First living tree burial in Virginia is at Buena Vista's Green Hill Cemetery
A death in a family, even after a long and happy life, can bring a range of questions, not the least of which is where they should be buried.
In Buena Vista this weekend, one family made a novel and increasingly popular choice.
It was a perfect, if blustery, day. A family gathers to say farewell to a beloved mother.
But there was no casket. Rather, a biodegradable urn and a sugar maple sapling.
Ellen Houston will enter eternity as a tree.
“She was such a lover of nature, and she taught us the names of flowers and trees, and we camped a lot and she was an avid fisherperson," her daughter, Turner Houston, said. "She would have loved this.”
A quiet slope in Buena Vista’s Green Hill cemetery, where her tree was the first here.
“Actually," explained Don Wilson of the Evergreen Memorial Trust, "The first in Virginia.”
But likely to be the center of a memorial grove.
“When we tell someone we have this option, they say: That’s exactly what I’ve been looking for,” Wilson said.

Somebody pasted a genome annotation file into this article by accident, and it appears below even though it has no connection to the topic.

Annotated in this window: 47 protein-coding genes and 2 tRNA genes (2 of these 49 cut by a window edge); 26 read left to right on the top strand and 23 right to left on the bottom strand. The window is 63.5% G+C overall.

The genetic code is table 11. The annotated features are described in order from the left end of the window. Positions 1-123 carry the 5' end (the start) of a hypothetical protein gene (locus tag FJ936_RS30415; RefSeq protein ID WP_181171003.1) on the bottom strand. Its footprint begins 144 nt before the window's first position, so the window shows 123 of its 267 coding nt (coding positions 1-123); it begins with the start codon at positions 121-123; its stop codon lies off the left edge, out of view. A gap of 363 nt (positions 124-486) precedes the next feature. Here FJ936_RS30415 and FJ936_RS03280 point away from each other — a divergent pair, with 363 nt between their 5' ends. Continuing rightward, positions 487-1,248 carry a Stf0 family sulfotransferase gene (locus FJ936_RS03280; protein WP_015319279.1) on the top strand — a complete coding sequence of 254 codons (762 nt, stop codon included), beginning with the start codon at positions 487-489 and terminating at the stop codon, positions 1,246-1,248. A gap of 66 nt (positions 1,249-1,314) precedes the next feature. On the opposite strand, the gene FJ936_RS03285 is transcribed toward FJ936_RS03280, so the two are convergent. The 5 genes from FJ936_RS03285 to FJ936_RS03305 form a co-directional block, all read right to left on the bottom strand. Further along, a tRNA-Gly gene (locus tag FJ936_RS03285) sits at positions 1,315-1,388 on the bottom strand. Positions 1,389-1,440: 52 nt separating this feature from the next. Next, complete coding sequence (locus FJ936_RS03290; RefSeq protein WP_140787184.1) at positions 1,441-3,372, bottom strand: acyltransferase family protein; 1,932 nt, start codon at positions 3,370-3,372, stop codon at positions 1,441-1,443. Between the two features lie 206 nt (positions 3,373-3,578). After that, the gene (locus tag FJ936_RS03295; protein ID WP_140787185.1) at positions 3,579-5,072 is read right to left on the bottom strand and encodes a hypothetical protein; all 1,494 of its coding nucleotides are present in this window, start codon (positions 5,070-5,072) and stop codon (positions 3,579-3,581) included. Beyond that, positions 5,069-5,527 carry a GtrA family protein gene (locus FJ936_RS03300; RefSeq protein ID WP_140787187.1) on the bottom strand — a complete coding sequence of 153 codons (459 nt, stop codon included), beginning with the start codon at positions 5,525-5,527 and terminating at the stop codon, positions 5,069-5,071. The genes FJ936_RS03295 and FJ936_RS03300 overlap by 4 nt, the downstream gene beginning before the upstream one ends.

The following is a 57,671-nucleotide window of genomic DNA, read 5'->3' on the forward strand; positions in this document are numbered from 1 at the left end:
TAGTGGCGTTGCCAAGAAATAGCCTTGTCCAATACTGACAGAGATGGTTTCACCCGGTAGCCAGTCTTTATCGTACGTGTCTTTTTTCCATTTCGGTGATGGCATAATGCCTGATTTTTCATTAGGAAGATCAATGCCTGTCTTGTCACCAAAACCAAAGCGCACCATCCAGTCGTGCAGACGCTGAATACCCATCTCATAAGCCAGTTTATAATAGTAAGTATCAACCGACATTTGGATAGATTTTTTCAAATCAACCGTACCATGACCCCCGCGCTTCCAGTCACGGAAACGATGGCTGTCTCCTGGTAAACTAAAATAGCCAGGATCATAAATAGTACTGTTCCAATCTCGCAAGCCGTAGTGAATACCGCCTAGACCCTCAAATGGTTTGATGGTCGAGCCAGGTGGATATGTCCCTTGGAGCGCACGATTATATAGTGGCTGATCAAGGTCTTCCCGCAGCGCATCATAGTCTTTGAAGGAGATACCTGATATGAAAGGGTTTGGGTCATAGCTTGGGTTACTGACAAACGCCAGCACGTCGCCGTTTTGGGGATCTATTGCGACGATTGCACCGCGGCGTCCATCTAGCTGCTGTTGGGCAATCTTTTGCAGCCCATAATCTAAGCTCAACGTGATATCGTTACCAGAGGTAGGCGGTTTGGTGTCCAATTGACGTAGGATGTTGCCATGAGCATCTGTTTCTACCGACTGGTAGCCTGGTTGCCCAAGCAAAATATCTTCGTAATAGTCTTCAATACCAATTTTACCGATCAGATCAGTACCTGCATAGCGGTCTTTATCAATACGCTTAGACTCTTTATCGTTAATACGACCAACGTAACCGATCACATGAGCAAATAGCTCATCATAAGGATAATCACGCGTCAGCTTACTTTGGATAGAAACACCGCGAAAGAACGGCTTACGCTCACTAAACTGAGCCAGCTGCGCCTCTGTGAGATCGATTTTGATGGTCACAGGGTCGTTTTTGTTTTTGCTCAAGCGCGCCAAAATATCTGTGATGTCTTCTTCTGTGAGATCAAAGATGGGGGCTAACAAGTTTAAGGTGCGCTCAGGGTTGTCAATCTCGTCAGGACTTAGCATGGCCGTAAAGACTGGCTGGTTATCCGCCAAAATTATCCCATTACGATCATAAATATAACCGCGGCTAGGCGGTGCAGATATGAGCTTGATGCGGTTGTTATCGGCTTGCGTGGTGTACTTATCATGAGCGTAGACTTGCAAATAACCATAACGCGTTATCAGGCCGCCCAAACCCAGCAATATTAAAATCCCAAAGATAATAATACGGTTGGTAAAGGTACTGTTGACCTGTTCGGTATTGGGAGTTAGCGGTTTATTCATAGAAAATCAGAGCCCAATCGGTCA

“Because she loved nature so much," Houston said, "When I learned about these memory forests and
, I thought: that’s perfect.”
And as markers go, a maple (one of around twenty tree options available) should last a really long time.
“A beautiful tree, shade tree, native tree, a hardy tree," Wilson said. "It’ll live a long, long time.”
And although the Houston family has no connection with the area.
Houston explained: “I looked up sites in Virginia, and so the photographs from here, and it’s remarkable. So this had to be the spot.”
Their father, Ellen’s husband, now 94, plans to join her in the forest.
“We’re going to be looking for a thorny tree for him,” Houston said.